these duties was more thorough and focused, but it would be unwise to denigrate the sincere efforts of clergymen who did not share these views and who did the best they could in often trying and demoralizing situations. Arguably, the Protestant clergy could never become simply a professional group. As with the relationship between Christianity and culture more generally, the precise relationship between the spiritual vocation ofa minister and the secular understanding of that calling would always be ambiguous. Yet it was within this context that individuals decided to become clergymen and it is the struggle they experienced between their spiritual calling and the demands of the world that should be of perennial interest to scholars of the Christian tradition.
1. J. L. Price, Holland and the Dutch Republic in the seventeenth century: The politics of particularism (Oxford: Oxford University Press, 1994), pp. 74-80.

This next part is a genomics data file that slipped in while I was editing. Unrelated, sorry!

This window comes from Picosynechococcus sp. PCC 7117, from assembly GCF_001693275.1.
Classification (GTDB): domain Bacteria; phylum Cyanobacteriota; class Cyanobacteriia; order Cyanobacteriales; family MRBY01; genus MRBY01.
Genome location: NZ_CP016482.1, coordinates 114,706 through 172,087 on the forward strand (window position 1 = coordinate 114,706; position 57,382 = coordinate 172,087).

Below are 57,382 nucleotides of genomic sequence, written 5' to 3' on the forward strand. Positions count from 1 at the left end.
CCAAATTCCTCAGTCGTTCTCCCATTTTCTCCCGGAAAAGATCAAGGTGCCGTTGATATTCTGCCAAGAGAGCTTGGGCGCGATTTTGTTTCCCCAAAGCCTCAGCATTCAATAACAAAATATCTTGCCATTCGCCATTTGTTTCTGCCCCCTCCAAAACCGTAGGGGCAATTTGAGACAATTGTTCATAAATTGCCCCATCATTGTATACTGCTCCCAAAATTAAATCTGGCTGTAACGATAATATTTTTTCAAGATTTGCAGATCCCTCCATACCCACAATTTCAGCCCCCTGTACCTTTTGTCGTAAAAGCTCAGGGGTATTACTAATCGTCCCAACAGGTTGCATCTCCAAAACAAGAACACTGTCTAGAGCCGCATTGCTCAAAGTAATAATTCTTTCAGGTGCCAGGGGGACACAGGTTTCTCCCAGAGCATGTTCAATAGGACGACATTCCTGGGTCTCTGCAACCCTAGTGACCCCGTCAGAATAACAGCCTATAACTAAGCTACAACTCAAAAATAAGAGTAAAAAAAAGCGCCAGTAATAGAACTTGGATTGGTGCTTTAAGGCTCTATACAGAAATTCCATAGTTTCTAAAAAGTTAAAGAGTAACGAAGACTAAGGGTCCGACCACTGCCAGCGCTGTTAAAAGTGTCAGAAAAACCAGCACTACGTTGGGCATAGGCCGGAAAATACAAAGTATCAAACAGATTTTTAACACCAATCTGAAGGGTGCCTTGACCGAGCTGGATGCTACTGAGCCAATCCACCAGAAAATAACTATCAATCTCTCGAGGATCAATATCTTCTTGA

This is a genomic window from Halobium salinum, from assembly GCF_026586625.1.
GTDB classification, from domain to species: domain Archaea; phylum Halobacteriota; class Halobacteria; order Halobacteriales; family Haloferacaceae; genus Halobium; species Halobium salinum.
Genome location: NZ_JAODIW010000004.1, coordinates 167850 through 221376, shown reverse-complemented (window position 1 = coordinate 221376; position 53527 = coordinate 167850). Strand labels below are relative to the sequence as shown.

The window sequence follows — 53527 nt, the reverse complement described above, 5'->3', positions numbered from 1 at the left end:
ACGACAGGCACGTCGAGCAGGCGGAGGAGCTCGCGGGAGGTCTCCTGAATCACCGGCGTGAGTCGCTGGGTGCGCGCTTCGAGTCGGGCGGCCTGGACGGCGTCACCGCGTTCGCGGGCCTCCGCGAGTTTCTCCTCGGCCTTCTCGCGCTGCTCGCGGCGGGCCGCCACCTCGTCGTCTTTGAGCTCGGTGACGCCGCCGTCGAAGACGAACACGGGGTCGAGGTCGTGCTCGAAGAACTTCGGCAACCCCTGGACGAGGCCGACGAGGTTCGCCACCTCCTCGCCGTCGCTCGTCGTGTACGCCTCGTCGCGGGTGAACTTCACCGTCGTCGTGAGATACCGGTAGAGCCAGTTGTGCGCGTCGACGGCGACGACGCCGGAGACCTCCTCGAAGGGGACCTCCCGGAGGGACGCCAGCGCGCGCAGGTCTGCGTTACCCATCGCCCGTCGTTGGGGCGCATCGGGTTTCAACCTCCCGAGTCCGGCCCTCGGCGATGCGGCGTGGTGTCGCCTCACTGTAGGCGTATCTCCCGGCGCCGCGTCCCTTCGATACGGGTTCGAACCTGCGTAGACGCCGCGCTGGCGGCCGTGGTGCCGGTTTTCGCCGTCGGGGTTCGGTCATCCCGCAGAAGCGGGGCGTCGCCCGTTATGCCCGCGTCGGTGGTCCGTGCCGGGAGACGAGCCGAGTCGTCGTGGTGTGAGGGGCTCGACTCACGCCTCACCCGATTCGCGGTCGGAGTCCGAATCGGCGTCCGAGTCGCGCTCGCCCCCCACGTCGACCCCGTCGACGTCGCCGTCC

2. D. J. Roorda, 'Contrasting and converging patterns: Relations between church and state in western Europe, 1660-1715', in A. C. Duke and C. A. Tamse (eds.), Church and state since the Reformation: Britain and The Netherlands vol. VII - papers delivered at the seventh Anglo-Dutch historical conference (The Hague: Martinus Nijhoff, 1981), p. 139.
3. S. J. Connolly, Religion, law and power: The making ofProtestant Ireland 1660-1760 (Oxford: Clarendon Press, i992), p. i83.
4. R. Po-Chia Hsia, Social discipline in the Reformation: Central Europe 155 0-175 0 (London: Routledge, i989), pp. i7-i8.
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